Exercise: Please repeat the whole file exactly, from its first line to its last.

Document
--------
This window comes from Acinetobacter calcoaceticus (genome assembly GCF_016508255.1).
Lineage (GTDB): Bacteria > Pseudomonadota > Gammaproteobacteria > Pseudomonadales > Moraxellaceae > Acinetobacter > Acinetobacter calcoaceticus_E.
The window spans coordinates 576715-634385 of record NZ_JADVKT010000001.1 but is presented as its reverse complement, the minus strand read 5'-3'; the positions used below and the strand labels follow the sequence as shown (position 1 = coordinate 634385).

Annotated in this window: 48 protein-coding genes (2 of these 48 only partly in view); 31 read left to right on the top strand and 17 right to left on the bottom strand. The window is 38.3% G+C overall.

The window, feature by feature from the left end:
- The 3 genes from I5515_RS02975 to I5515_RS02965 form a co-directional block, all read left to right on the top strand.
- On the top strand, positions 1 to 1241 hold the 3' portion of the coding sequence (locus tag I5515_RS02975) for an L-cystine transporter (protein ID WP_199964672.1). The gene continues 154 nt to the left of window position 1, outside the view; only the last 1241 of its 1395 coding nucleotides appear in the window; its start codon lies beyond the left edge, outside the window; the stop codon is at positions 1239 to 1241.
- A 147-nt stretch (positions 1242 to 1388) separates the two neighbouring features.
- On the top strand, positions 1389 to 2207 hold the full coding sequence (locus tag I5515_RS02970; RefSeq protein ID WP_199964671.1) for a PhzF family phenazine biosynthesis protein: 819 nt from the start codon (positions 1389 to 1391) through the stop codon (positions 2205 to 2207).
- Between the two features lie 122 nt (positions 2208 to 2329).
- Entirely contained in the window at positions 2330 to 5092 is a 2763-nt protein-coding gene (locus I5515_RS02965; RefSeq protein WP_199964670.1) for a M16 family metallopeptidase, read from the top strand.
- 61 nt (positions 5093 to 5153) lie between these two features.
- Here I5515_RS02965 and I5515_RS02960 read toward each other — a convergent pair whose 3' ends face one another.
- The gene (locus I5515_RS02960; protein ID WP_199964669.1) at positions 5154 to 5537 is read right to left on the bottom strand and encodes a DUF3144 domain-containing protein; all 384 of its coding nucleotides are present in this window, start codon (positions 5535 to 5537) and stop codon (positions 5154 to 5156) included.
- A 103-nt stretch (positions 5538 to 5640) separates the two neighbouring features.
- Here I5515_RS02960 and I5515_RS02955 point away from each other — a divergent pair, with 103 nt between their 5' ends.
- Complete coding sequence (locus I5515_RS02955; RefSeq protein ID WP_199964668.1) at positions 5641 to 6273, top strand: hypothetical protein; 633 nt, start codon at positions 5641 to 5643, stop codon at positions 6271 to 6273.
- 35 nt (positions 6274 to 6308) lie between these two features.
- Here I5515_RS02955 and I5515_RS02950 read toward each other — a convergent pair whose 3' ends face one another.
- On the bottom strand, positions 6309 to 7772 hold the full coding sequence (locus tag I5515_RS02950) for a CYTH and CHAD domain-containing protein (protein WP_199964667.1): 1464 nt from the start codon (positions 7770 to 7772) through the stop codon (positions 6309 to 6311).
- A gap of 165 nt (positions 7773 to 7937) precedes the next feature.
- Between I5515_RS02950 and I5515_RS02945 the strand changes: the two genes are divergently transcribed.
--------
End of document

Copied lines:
This window comes from Acinetobacter calcoaceticus (genome assembly GCF_016508255.1).
Lineage (GTDB): Bacteria > Pseudomonadota > Gammaproteobacteria > Pseudomonadales > Moraxellaceae > Acinetobacter > Acinetobacter calcoaceticus_E.
The window spans coordinates 576715-634385 of record NZ_JADVKT010000001.1 but is presented as its reverse complement, the minus strand read 5'-3'; the positions used below and the strand labels follow the sequence as shown (position 1 = coordinate 634385).

Annotated in this window: 48 protein-coding genes (2 of these 48 only partly in view); 31 read left to right on the top strand and 17 right to left on the bottom strand. The window is 38.3% G+C overall.

The window, feature by feature from the left end:
- The 3 genes from I5515_RS02975 to I5515_RS02965 form a co-directional block, all read left to right on the top strand.
- On the top strand, positions 1 to 1241 hold the 3' portion of the coding sequence (locus tag I5515_RS02975) for an L-cystine transporter (protein ID WP_199964672.1). The gene continues 154 nt to the left of window position 1, outside the view; only the last 1241 of its 1395 coding nucleotides appear in the window; its start codon lies beyond the left edge, outside the window; the stop codon is at positions 1239 to 1241.
- A 147-nt stretch (positions 1242 to 1388) separates the two neighbouring features.
- On the top strand, positions 1389 to 2207 hold the full coding sequence (locus tag I5515_RS02970; RefSeq protein ID WP_199964671.1) for a PhzF family phenazine biosynthesis protein: 819 nt from the start codon (positions 1389 to 1391) through the stop codon (positions 2205 to 2207).
- Between the two features lie 122 nt (positions 2208 to 2329).
- Entirely contained in the window at positions 2330 to 5092 is a 2763-nt protein-coding gene (locus I5515_RS02965; RefSeq protein WP_199964670.1) for a M16 family metallopeptidase, read from the top strand.
- 61 nt (positions 5093 to 5153) lie between these two features.
- Here I5515_RS02965 and I5515_RS02960 read toward each other — a convergent pair whose 3' ends face one another.
- The gene (locus I5515_RS02960; protein ID WP_199964669.1) at positions 5154 to 5537 is read right to left on the bottom strand and encodes a DUF3144 domain-containing protein; all 384 of its coding nucleotides are present in this window, start codon (positions 5535 to 5537) and stop codon (positions 5154 to 5156) included.
- A 103-nt stretch (positions 5538 to 5640) separates the two neighbouring features.
- Here I5515_RS02960 and I5515_RS02955 point away from each other — a divergent pair, with 103 nt between their 5' ends.
- Complete coding sequence (locus I5515_RS02955; RefSeq protein ID WP_199964668.1) at positions 5641 to 6273, top strand: hypothetical protein; 633 nt, start codon at positions 5641 to 5643, stop codon at positions 6271 to 6273.
- 35 nt (positions 6274 to 6308) lie between these two features.
- Here I5515_RS02955 and I5515_RS02950 read toward each other — a convergent pair whose 3' ends face one another.
- On the bottom strand, positions 6309 to 7772 hold the full coding sequence (locus tag I5515_RS02950) for a CYTH and CHAD domain-containing protein (protein WP_199964667.1): 1464 nt from the start codon (positions 7770 to 7772) through the stop codon (positions 6309 to 6311).
- A gap of 165 nt (positions 7773 to 7937) precedes the next feature.
- Between I5515_RS02950 and I5515_RS02945 the strand changes: the two genes are divergently transcribed.